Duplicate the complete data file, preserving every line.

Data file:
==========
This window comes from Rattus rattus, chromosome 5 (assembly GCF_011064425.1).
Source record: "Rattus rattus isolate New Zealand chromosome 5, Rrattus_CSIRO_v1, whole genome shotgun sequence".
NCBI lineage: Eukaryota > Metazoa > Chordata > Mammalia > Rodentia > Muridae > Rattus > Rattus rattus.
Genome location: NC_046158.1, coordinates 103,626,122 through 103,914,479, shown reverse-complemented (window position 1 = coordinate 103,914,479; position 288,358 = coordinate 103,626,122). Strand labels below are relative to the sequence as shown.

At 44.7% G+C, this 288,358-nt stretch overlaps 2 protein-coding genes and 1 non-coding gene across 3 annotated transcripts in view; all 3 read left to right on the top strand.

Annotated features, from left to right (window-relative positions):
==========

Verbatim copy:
This window comes from Rattus rattus, chromosome 5 (assembly GCF_011064425.1).
Source record: "Rattus rattus isolate New Zealand chromosome 5, Rrattus_CSIRO_v1, whole genome shotgun sequence".
NCBI lineage: Eukaryota > Metazoa > Chordata > Mammalia > Rodentia > Muridae > Rattus > Rattus rattus.
Genome location: NC_046158.1, coordinates 103,626,122 through 103,914,479, shown reverse-complemented (window position 1 = coordinate 103,914,479; position 288,358 = coordinate 103,626,122). Strand labels below are relative to the sequence as shown.

At 44.7% G+C, this 288,358-nt stretch overlaps 2 protein-coding genes and 1 non-coding gene across 3 annotated transcripts in view; all 3 read left to right on the top strand.

Annotated features, from left to right (window-relative positions):